Folman: The animation was dictated by the design of the film. At the beginning I was obsessed to make a film where the design was as realistic as possible, meaning putting in more shadows on the characters, more wrinkles, shapes, contours. However, the more details you have, the more complicated it becomes to move the characters in cut-out animation, which is actually the simplest animation. We took it to the most extreme level. On the way, I saw the down side of the technique. Slow movement was the most complicated thing to achieve with this technique. Just a person walking slowly down a corridor was the most complicated thing to capture; contrary to the big action scenes with shooting and the movement of armored vehicles. Basic movement killed us. There was one moment where I decided, “Let’s make everything in cut-out, but the lower part of the body will be classic animation. From the knees down, it will be frame-by-frame.” The resulting look had something unique, disconnected from time. It released you from time, which I rarely see in filmmaking. For example, in David Lynch’s movies, you lose a sense of time.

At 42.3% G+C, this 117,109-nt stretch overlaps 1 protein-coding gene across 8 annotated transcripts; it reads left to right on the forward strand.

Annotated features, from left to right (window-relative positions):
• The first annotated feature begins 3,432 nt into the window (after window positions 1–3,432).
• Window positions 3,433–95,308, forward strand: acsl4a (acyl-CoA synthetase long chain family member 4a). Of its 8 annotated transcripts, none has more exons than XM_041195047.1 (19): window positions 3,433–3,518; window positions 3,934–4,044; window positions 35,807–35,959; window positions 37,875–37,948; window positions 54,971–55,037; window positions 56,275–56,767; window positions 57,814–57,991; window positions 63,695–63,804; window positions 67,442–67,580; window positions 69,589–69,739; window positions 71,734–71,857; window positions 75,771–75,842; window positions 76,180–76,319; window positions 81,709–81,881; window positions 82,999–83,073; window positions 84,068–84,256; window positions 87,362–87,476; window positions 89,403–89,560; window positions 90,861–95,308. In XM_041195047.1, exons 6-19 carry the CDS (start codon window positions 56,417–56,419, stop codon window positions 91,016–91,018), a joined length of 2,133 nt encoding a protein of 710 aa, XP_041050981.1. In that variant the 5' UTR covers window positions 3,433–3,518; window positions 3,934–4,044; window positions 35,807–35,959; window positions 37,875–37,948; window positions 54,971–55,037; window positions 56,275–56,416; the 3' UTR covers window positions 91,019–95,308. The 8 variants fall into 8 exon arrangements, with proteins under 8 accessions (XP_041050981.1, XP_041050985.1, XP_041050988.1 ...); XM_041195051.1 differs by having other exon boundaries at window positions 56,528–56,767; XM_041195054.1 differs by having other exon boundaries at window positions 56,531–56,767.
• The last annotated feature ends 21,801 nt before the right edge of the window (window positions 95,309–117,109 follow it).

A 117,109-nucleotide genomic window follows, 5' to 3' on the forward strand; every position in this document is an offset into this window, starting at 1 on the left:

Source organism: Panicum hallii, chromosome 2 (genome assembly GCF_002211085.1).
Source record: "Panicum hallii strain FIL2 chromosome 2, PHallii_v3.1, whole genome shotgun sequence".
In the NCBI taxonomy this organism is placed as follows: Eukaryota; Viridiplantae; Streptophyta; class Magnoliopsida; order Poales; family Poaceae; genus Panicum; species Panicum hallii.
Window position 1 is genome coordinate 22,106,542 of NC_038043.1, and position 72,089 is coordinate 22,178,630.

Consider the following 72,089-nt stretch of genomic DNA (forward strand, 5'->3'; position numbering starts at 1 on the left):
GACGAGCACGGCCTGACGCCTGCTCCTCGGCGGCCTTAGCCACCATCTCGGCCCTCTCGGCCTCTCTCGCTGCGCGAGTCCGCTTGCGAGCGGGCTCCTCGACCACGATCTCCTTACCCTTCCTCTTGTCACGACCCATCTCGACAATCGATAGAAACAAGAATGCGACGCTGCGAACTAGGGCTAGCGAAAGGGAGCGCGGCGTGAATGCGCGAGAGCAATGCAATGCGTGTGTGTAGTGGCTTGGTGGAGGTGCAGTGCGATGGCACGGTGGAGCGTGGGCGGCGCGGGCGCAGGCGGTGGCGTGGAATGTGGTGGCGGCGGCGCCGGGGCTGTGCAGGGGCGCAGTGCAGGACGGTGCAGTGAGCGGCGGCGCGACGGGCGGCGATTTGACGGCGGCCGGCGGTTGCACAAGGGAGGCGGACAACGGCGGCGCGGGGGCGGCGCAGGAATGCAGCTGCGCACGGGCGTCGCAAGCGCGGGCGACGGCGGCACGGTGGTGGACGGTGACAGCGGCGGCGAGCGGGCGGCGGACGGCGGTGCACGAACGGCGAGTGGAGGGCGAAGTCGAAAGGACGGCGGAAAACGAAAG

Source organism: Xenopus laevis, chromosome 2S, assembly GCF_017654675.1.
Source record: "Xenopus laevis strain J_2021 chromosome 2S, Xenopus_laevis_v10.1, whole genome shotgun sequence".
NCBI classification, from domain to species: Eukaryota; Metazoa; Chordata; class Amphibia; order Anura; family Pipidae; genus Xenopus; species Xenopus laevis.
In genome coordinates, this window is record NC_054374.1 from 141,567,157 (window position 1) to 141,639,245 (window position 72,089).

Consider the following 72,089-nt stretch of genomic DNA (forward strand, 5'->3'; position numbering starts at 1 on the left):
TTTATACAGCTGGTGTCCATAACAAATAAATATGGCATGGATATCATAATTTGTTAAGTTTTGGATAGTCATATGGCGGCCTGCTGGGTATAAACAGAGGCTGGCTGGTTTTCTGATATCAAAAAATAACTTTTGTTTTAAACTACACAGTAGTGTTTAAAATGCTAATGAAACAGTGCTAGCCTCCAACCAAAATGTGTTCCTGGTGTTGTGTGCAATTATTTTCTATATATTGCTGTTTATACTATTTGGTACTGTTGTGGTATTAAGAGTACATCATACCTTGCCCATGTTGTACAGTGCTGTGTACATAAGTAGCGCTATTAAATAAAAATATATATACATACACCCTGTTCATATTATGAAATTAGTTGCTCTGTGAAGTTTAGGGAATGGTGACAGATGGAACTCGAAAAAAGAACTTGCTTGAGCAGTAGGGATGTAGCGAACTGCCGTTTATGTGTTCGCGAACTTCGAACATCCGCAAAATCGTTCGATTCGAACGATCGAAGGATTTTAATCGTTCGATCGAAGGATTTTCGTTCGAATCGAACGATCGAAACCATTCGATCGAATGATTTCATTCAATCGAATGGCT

Guillén: With regard to timelessness in your creativity, then, you enter the terrain of mythmaking. So along with selfmaking, history making, filmmaking, we add mythmaking. I feel a need to stress these multiple equivalent threads in your film. I study a lot of mythology. I study a lot of cosmogonies from various cultures around the world and there are two basic principles I’ve observed with regard to cosmogonies; two approaches that are engaged in the process of a creation myth. They either see it and it becomes or they say it and it becomes. I bring this up because it’s my understanding that Waltz With Bashir was largely predicated upon sound and that sound is the driving creative force behind this film.